The Warrior asked herself: Why was she being extorted to take a walk in the country? Who would benefit? Who would suffer?

What others are saying…

Allen balances quick forward momentum with immersive details about Pimchan’s magic, job, and culture. Stellar worldcraft, character development, and pacing combine to make this one of the best stories in the anthology.
–Eugie Foster
The Fix Online


Pimchan drew her serpentine blue-steel dagger and lifted it high.

“Let there be steel between me and mine.  Let there be a sharp edge.”  She gave way to anger at the unexpected trespass, to resentment at having to set protections appropriate to the wilds but–usually–unheard of in a Warrior’s home.  “Let my Male and my Female, my Overseer and myself pass unharmed, but let all the unprotected feel the full power of my arm.”

The curling runes near the dagger’s tip darkened, then faded again.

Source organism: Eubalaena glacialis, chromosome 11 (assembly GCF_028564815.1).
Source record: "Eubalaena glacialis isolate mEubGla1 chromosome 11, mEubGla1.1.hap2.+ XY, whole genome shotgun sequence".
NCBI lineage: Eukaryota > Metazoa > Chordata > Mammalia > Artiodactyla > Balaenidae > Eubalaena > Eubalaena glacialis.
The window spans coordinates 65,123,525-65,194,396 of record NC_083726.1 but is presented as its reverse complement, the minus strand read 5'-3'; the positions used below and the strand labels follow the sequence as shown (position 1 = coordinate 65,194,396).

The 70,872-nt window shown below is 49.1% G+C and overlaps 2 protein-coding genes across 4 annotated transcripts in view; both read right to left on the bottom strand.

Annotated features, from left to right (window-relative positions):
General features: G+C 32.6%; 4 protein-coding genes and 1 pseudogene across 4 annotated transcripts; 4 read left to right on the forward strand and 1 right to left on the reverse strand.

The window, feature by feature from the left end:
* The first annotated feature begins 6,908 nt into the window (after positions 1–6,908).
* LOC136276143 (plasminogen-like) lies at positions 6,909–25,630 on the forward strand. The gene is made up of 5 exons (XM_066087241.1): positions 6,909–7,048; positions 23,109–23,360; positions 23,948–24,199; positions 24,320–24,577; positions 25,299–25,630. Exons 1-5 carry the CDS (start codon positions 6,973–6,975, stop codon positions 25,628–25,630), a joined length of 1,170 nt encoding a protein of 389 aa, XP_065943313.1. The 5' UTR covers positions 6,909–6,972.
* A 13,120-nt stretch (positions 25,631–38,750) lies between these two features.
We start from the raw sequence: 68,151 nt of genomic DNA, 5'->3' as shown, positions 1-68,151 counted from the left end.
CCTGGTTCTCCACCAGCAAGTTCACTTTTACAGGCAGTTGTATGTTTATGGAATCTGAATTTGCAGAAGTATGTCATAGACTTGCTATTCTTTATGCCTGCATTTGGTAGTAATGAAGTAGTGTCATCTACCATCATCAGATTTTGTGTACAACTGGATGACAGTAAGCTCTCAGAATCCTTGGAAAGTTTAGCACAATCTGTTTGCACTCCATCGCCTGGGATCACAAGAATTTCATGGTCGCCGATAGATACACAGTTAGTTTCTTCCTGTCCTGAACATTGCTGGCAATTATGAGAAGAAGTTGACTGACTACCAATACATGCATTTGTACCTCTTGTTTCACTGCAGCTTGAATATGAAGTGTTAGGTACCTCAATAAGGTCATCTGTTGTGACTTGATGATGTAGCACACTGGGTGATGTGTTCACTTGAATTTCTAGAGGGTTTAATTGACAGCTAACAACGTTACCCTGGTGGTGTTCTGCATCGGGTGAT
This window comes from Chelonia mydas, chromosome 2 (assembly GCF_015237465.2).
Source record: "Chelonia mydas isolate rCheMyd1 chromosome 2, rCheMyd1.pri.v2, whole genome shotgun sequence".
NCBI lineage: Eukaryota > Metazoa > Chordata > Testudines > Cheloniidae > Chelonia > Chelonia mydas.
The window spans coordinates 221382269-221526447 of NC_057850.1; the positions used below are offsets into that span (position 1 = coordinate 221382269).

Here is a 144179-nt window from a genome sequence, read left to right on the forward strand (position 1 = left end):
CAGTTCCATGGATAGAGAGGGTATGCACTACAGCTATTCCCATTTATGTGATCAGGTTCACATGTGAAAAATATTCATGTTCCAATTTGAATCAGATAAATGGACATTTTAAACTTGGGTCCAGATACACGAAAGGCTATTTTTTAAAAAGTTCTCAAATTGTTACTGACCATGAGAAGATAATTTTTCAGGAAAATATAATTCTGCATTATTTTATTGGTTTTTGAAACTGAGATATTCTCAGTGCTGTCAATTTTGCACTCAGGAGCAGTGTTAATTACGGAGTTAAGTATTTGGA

Pimchan sheathed the weapon, willing her emotion to go with it.

She climbed the garden wall so quickly she seemed to levitate, and stood atop it, surveying the paths around what was supposed to be her inviolable sanctuary.  Invasion was bad enough–Warriors had been attacked in their safeholds before–but kidnapping a Warrior’s attendant slaves was even more perilous a gamble.  Who would be so stupid?  Who would have so much more to gain than to lose?

She looked down, focusing her eyes to see what was no longer there.  Finally, a vague shape coalesced into two shadows, one carrying a smaller shadow.  They clarified into a man and a woman, the man carrying Pimchan’s Male.  They climbed into an oxcart; the woman mounted the driver’s seat and picked up the reins, the man clambered into a hollow in the middle of a stack of bulging grain sacks, lay down there with the unconscious child, and flipped a cloth over the hiding place.

The wagon pulled away to the north, toward the market.

Pimchan jumped from the wall, landing lightly, and followed.



I was born in Louisville, Kentucky, but now live in the woods in southern Indiana. Though I only write fiction, I love to read non-fiction. The more I learn about this world, the more fantastic I see it is.

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